President Bingu wa Mutharika of Malawi died on April 5 of a heart attack at the age of 78. His countrymen, suffering a massive economic and political crisis, seem to have declared good riddance. Some of his rogue allies apparently tried to hold on to power after his death, but democracy prevailed with the installation of the vice president, Joyce Banda, to the presidency. President Banda inherits an acute crisis much of which was Mutharika’s making.
Yet we should also remember a positive legacy of the late president, because that legacy holds a key for Africa’s future development and escape from poverty.
Until his final two years, Mutharika had actually engineered an agriculture-led boom in Malawi, one that pointed a way for Africa to overcome its chronic hunger, food insecurity, and periodic extreme famines. To accomplish this, Mutharika had to stand bravely against the arrogance of an ill-informed foreign aid community back in 2005.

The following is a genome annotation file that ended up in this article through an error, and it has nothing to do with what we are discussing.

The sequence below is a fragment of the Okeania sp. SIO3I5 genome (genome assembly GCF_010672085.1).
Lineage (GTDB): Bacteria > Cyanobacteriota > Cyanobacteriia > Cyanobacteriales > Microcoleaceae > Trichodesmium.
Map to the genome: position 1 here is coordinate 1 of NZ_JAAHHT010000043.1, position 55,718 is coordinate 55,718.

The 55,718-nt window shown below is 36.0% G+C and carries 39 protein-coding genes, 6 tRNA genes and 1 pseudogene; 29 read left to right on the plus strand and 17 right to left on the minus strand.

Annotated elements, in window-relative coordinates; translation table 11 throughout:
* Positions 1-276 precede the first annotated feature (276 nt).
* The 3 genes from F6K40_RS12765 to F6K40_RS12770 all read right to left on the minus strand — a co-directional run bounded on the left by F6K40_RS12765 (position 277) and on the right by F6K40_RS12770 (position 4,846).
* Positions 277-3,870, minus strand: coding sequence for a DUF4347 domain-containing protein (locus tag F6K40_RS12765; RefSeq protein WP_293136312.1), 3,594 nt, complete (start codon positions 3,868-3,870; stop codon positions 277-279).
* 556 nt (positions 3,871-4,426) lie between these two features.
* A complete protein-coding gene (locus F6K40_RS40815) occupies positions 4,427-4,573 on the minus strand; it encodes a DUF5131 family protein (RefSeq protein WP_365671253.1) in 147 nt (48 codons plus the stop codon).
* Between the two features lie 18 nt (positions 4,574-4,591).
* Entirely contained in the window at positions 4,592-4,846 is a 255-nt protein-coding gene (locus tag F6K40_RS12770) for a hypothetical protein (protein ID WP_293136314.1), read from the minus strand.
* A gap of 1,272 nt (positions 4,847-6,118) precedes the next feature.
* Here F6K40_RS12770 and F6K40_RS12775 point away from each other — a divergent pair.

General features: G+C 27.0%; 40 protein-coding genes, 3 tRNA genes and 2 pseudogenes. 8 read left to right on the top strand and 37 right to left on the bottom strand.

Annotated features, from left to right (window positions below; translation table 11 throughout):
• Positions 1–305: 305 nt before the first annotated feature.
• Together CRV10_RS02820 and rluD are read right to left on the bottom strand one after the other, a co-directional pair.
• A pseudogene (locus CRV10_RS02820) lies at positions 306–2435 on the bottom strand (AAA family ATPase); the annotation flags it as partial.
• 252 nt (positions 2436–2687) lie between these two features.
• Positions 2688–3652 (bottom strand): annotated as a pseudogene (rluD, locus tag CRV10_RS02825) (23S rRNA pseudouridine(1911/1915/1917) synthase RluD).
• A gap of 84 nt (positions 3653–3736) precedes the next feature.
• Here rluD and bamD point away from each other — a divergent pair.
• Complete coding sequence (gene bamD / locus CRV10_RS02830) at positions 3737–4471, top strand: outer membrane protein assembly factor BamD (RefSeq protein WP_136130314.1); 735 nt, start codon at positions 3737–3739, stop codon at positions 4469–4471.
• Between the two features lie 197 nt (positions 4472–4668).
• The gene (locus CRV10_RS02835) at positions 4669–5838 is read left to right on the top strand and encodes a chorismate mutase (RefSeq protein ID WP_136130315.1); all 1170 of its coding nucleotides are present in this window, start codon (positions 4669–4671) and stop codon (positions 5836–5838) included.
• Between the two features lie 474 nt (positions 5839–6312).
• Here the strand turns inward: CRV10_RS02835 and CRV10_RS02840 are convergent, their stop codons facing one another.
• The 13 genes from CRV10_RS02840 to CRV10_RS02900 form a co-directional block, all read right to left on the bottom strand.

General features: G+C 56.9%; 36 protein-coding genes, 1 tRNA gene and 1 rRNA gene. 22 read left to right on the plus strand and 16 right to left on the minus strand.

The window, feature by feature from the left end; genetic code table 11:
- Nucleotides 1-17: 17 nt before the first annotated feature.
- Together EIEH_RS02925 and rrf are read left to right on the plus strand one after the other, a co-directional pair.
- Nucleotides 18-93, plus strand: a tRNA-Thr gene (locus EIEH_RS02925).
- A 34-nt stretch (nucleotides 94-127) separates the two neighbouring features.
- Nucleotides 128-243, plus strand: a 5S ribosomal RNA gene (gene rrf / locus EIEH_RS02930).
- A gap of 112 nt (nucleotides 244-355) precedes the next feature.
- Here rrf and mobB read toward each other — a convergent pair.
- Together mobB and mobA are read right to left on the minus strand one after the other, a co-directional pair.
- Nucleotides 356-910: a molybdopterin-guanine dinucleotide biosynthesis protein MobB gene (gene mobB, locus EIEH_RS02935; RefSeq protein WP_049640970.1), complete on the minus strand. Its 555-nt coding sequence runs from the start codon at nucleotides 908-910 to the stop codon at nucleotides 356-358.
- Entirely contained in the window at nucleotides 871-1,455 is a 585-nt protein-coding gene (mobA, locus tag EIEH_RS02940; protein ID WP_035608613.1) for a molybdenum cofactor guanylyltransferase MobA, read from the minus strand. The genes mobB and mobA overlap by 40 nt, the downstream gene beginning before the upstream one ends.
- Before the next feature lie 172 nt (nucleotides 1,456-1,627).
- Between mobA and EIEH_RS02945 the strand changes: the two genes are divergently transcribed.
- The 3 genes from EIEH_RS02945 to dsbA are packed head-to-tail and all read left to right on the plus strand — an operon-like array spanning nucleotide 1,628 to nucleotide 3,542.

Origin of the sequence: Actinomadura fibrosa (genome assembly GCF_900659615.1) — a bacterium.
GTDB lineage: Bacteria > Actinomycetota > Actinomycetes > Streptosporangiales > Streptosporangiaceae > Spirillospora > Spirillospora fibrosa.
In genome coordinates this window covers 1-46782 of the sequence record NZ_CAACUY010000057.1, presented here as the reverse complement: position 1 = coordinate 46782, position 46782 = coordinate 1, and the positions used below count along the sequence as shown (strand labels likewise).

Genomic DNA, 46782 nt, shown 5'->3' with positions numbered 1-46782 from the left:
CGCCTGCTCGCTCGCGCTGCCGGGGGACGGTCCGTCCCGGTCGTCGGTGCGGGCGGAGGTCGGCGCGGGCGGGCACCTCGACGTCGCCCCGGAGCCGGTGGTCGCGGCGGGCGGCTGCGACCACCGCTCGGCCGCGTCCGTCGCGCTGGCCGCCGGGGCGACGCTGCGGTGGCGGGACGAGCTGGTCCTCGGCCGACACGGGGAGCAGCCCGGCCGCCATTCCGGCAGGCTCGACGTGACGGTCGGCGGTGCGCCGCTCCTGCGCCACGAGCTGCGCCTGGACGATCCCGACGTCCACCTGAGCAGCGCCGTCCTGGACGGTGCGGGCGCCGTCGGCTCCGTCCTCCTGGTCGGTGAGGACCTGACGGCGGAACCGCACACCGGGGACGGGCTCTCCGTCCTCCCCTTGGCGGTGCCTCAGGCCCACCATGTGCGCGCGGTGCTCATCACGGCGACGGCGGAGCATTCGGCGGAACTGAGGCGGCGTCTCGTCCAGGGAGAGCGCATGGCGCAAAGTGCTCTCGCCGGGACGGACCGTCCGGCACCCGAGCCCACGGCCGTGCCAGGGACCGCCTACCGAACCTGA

Read full article at the International Herald Tribune
- Podcast interview with UN Dispatch on MDGs and early career as an economist
- Hillary Clinton’s Foreign Policy Deception
- Sanctions can help break the spiral of war
- Speaking on the Sustainable Development Goals at Monash Sustainability Institute
- The Waste of War